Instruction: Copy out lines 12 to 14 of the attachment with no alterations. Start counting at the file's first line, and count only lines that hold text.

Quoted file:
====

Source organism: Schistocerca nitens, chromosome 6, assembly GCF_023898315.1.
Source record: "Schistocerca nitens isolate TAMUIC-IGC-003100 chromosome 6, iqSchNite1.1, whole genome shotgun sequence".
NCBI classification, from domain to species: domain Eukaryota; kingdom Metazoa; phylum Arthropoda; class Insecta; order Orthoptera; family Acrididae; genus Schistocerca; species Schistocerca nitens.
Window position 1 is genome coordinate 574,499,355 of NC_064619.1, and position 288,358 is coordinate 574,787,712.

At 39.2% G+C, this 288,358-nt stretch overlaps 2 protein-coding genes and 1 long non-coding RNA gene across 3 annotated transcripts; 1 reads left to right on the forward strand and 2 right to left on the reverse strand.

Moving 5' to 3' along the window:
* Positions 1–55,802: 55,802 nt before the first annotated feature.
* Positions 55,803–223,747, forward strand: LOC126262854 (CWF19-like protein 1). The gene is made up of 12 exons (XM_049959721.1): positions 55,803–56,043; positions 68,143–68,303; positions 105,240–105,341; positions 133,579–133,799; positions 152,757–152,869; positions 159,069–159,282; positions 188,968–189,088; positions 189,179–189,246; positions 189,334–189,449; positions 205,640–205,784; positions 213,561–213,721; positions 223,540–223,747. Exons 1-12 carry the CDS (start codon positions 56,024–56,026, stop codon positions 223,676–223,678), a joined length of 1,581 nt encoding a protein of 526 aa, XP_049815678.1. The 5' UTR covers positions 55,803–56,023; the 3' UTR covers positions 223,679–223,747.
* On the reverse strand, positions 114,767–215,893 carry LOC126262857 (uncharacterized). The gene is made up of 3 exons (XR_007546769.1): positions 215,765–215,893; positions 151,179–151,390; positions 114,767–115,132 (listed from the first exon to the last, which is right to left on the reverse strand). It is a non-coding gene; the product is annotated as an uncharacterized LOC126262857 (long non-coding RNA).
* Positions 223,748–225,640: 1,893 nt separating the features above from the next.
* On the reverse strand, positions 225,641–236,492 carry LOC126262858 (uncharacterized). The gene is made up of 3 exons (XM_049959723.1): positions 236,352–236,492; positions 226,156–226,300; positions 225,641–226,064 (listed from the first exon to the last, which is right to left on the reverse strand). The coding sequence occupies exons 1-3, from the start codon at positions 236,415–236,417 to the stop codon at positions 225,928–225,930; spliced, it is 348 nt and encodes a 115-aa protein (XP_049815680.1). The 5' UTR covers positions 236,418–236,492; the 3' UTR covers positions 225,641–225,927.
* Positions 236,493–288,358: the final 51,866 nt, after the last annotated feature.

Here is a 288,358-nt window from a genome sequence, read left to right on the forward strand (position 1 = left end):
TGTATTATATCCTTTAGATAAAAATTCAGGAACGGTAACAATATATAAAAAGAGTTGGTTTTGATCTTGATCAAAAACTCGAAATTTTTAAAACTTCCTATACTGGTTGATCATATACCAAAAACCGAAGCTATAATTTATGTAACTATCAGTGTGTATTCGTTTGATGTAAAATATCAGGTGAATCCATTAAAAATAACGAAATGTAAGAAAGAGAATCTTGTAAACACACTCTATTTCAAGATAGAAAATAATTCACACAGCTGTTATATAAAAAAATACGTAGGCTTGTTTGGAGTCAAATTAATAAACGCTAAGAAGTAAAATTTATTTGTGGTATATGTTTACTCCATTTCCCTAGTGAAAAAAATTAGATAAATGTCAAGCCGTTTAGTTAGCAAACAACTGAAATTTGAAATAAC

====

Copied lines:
* Positions 236,493–288,358: the final 51,866 nt, after the last annotated feature.

Here is a 288,358-nt window from a genome sequence, read left to right on the forward strand (position 1 = left end):
TGTATTATATCCTTTAGATAAAAATTCAGGAACGGTAACAATATATAAAAAGAGTTGGTTTTGATCTTGATCAAAAACTCGAAATTTTTAAAACTTCCTATACTGGTTGATCATATACCAAAAACCGAAGCTATAATTTATGTAACTATCAGTGTGTATTCGTTTGATGTAAAATATCAGGTGAATCCATTAAAAATAACGAAATGTAAGAAAGAGAATCTTGTAAACACACTCTATTTCAAGATAGAAAATAATTCACACAGCTGTTATATAAAAAAATACGTAGGCTTGTTTGGAGTCAAATTAATAAACGCTAAGAAGTAAAATTTATTTGTGGTATATGTTTACTCCATTTCCCTAGTGAAAAAAATTAGATAAATGTCAAGCCGTTTAGTTAGCAAACAACTGAAATTTGAAATAAC